Building awareness of prostate cancer

Dr Miles Langdon ANL-140318-122354001
Dr Miles Langdon ANL-140318-122354001
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Doctor Calling by Dr Miles Langdon of South Lincolnshire Clinical Commissioning Group

March is Prostate Cancer Awareness month, and we have been encouraging Lincolnshire men to build their understanding and awareness of the disease and its symptoms.

A healthy diet can be important in preventing prostate cancer ANL-140318-123017001

A healthy diet can be important in preventing prostate cancer ANL-140318-123017001

Prostate cancer claims the life of one man every hour in the UK.

That means that the disease is killing more than 10,000 men a year.

The prostate is usually the size and shape of a walnut. It lies underneath the bladder and surrounds the tube (the urethra) that men pass urine and semen through.

Prostate cancer can grow slowly or very quickly. Most prostate cancer is slow-growing to start with and may never cause any problems or symptoms in a man’s lifetime.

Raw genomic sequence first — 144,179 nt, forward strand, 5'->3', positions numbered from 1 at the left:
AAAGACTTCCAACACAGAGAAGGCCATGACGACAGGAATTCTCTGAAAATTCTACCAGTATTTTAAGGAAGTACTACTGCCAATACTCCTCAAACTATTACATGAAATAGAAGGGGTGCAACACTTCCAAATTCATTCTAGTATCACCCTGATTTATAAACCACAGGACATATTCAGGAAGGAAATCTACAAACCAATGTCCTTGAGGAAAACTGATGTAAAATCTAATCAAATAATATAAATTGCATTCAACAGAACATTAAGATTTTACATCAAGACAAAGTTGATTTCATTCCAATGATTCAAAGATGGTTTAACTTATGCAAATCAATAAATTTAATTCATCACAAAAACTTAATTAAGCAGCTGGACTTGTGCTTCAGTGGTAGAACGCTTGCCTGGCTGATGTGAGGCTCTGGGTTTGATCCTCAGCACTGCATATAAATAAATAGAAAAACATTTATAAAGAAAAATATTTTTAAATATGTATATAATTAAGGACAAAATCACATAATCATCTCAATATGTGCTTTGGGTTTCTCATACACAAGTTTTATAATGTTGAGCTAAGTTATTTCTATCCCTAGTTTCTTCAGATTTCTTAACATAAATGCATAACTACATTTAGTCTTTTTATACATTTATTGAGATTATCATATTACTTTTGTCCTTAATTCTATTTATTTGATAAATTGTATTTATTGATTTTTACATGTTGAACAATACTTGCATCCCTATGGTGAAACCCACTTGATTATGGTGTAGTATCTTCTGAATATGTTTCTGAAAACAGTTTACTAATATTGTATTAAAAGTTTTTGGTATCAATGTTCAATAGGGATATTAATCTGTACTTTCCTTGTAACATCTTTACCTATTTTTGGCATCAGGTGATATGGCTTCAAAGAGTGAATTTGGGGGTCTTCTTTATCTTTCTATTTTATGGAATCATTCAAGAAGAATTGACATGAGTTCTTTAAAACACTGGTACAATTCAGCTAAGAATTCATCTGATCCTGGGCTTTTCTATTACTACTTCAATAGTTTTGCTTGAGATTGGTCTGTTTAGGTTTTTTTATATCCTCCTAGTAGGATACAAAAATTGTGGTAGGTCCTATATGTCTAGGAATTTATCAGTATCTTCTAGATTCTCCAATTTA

However, some men will have cancer that is more aggressive or ‘high risk.’ 
This needs treatment to 
help prevent or delay it spreading outside the prostate gland.

Symptoms to look out for include urinating more frequently than usual (for example more than every two hours) or a feeling that your bladder has not emptied properly.

If you would like more information on the symptoms associated with Prostate Cancer visit

There is a blood test available which is useful for your GP, in combination with talking to your GP, assessment of your symptoms and examination. Patients can access the information they need to make their own decision about the PSA test by visiting

There are things that may increase your risk of having prostate cancer, these include age- prostate cancer mainly affects men over the age of 50 and your risk increases with age.

Family history and genetics, you are two and a half times more likely to get prostate cancer if your father or brother has been diagnosed with it, compared with a man who has no affected relatives.

Ethnicity, black men are more likely to get prostate cancer than men of other ethnic backgrounds.

Treatment depends on whether the cancer is contained in the prostate gland or has spread but options include radiotherapy, hormone therapy, ultrasound treatment and chemotherapy.

Although no-one knows how to prevent prostate cancer, diet and lifestyle may be important in preventing the disease. Therefore, it’s essential for men to exercise vigorously for half an hour at least three times a week, and eat five portions of fruit and veg a day.